After decades of unsuccessful attempts to gain access, the public is now finally able to review the President’s Daily Briefs (PDBs) from the Kennedy through Ford administrations. The collection was released in 2015 and 2016 and sheds lights on the intelligence and analysis the presidents received at the time. They are posted on the Central Intelligence Agency (CIA) website and are available to anyone to read.
This fall is the 30th anniversary of the Reykjavik Summit, a landmark meeting held in Iceland's capital between U.S. President Ronald Reagan and Mikhail Gorbachev, general secretary of the Communist Party of the Soviet Union.
I recently attended a screening of Bridge of Spies, a new movie directed by Steven Spielberg and starring Tom Hanks. Purportedly, Bridge of Spies was inspired by events surrounding the 1962 exchange of U-2 pilot Francis Gary Powers and graduate student Frederick Pryor for Soviet spy Rudolph Abel. The movie event was sponsored by Virginia’s Cold War Museum which was co-founded by Francis Gary Powers, Jr., who was also in attendance and served on a Q&A panel after the film.
The year is 1967. The government has requested your skills to help locate a downed plane somewhere near hostile territory. After getting the mission details in the briefing room, you embark on a journey through the Steven F. Udvar-Hazy Center, in Chantilly, Virginia, looking carefully at various artifacts and discovering clues that will lead you to the downed plane. Test your powers of observation, your problem-solving skills, and your decision-making abilities as you take on the role of intelligence analyst. The game will engage you through hands-on activities and secret codes that lead to an ultimate conclusion. The fate of top-secret technology and missing pilots is in your hands.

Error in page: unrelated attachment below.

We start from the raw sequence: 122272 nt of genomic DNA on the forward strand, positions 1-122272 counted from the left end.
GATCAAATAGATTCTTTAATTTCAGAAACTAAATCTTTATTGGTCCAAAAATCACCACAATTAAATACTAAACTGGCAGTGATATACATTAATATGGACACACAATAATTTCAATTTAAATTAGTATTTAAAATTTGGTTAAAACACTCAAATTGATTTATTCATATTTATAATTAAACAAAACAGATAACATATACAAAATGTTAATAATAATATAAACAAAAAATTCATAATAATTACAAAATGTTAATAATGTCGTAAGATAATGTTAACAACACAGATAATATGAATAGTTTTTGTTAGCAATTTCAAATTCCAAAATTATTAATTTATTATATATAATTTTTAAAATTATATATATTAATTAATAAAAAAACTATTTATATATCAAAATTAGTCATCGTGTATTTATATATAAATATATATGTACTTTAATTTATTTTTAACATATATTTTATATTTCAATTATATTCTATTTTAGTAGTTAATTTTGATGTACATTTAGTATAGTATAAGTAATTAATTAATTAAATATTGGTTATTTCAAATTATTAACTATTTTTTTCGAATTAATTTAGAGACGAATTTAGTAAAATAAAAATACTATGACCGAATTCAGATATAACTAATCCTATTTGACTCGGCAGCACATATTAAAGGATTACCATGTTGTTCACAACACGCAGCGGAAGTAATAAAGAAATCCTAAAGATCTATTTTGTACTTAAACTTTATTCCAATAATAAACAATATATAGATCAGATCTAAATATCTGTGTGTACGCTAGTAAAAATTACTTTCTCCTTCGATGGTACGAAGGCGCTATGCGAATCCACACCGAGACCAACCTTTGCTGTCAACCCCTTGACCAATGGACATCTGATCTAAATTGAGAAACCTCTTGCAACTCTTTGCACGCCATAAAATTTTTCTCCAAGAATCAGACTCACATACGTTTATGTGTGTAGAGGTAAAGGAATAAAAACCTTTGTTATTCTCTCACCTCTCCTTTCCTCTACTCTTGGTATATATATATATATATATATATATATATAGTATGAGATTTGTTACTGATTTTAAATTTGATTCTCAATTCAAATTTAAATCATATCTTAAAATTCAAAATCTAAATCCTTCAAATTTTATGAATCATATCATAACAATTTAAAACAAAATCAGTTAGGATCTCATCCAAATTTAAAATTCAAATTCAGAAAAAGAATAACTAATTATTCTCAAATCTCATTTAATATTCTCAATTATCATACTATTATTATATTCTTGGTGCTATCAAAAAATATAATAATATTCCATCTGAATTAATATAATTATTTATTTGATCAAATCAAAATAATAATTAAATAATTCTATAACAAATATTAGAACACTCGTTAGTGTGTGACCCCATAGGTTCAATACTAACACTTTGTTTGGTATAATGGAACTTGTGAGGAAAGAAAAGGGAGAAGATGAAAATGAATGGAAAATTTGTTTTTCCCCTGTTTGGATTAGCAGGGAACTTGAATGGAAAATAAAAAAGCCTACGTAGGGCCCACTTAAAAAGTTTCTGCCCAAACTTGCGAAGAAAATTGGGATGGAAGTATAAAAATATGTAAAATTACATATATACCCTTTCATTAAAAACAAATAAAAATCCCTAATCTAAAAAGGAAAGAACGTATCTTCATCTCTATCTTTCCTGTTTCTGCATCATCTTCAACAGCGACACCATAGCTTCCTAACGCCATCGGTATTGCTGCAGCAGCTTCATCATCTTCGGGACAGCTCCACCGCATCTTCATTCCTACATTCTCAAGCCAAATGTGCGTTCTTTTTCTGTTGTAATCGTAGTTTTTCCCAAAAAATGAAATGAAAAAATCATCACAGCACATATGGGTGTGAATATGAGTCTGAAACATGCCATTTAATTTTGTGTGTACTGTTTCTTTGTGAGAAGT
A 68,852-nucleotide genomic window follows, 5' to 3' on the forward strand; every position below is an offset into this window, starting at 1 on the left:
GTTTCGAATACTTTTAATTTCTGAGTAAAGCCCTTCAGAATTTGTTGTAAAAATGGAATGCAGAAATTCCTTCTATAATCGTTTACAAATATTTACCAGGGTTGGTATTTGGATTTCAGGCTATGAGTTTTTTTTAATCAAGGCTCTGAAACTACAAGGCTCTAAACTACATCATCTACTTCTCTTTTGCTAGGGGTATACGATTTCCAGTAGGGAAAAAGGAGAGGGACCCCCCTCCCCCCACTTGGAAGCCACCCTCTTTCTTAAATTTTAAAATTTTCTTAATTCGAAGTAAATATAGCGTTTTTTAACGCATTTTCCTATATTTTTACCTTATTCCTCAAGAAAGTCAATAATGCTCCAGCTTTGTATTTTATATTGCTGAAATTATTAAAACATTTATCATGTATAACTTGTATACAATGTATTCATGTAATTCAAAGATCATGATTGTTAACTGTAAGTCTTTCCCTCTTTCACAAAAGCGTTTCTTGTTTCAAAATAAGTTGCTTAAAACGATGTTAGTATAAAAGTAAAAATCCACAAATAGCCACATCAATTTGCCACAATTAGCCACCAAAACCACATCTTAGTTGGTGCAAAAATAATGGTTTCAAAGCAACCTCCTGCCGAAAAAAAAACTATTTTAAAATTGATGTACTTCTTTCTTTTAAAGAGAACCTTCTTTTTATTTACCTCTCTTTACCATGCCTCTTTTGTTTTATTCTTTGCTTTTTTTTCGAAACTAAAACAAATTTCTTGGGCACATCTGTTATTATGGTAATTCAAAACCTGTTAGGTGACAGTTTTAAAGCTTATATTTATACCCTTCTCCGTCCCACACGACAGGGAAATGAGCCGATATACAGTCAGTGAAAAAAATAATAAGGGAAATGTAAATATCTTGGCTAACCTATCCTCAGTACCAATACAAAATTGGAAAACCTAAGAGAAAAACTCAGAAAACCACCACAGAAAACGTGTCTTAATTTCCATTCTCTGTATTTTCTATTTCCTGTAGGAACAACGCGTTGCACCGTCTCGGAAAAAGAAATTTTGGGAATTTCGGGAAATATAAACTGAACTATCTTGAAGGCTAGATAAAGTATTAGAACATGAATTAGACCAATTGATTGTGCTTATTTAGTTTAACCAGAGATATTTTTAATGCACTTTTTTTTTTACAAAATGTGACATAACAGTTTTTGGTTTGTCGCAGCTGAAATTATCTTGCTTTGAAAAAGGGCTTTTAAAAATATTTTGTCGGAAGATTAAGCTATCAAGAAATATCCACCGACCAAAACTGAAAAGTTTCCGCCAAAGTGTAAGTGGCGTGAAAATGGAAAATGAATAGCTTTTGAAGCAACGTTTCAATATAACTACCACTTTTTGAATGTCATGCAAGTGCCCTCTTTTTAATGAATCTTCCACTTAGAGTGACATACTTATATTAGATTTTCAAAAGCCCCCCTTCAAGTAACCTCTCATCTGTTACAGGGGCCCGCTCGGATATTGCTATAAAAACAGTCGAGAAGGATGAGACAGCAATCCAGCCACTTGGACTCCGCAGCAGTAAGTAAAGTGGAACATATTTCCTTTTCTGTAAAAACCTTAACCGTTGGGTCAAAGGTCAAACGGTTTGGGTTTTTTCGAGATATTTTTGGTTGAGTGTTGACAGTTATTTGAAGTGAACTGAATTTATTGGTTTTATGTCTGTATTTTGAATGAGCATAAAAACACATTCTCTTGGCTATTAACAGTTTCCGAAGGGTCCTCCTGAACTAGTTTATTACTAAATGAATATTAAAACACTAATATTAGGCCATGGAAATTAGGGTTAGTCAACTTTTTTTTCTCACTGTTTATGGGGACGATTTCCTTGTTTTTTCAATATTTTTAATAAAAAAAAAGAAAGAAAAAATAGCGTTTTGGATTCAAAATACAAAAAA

What truly captivated me this summer was feeling a personal connection to the history of aviation. I’ve always been interested in the topic, largely because my dad was a Marine Corps fighter pilot. Until this summer I hadn’t had a chance to truly dive into the subject, and finally learning about what my dad did as a pilot has given me a new perspective on his career. He flew F -18s for most of his pilot days, but he also flew F-4 Phantoms, the same plane used for simulator rides here at the museum. I’m sure piloting the simulator isn’t nearly as thrilling (or difficult) as flying a real fighter jet, but it gave me a small taste of my dad’s everyday job. As soon as I hopped out of the ride, I emailed my dad to tell him how exciting my three minutes of pretend-jet-flying had been. He responded by telling me, not for the first time in my life, that he had the “best job in the world.” I never understood the excitement he felt until now.
This month marks the twenty-fifth anniversary of the sole launch of the Soviet space shuttle Buran. The idea of a reusable space plane has existed for decades among space enthusiasts and predated the idea of a rocket carrying humans into Earth orbit.
Last week, the Museum recognized the 50th anniversary of Telstar, the first “active” satellite (one that can receive a radio signal from a ground station and then immediately re-transmit it to another) and the first technology of any kind that enabled transatlantic television transmissions. In 1962, both accomplishments generated intense interest, excitement, and commentary.